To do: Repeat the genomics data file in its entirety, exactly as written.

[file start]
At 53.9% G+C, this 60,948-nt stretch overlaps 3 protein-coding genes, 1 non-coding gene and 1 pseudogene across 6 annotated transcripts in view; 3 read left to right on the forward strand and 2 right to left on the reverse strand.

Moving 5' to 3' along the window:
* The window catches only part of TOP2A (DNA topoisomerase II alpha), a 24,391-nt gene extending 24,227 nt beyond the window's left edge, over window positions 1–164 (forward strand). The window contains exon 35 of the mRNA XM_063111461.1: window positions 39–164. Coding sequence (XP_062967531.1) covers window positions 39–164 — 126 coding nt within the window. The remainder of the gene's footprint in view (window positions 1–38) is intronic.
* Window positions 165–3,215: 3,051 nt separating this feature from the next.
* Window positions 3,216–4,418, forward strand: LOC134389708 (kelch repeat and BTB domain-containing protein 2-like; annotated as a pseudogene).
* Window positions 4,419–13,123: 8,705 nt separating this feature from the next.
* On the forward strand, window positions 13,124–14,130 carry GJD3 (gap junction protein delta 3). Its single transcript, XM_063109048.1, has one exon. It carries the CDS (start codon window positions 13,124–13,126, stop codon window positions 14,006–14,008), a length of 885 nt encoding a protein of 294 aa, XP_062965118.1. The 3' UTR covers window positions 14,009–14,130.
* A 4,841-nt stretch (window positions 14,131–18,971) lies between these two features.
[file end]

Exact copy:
At 53.9% G+C, this 60,948-nt stretch overlaps 3 protein-coding genes, 1 non-coding gene and 1 pseudogene across 6 annotated transcripts in view; 3 read left to right on the forward strand and 2 right to left on the reverse strand.

Moving 5' to 3' along the window:
* The window catches only part of TOP2A (DNA topoisomerase II alpha), a 24,391-nt gene extending 24,227 nt beyond the window's left edge, over window positions 1–164 (forward strand). The window contains exon 35 of the mRNA XM_063111461.1: window positions 39–164. Coding sequence (XP_062967531.1) covers window positions 39–164 — 126 coding nt within the window. The remainder of the gene's footprint in view (window positions 1–38) is intronic.
* Window positions 165–3,215: 3,051 nt separating this feature from the next.
* Window positions 3,216–4,418, forward strand: LOC134389708 (kelch repeat and BTB domain-containing protein 2-like; annotated as a pseudogene).
* Window positions 4,419–13,123: 8,705 nt separating this feature from the next.
* On the forward strand, window positions 13,124–14,130 carry GJD3 (gap junction protein delta 3). Its single transcript, XM_063109048.1, has one exon. It carries the CDS (start codon window positions 13,124–13,126, stop codon window positions 14,006–14,008), a length of 885 nt encoding a protein of 294 aa, XP_062965118.1. The 3' UTR covers window positions 14,009–14,130.
* A 4,841-nt stretch (window positions 14,131–18,971) lies between these two features.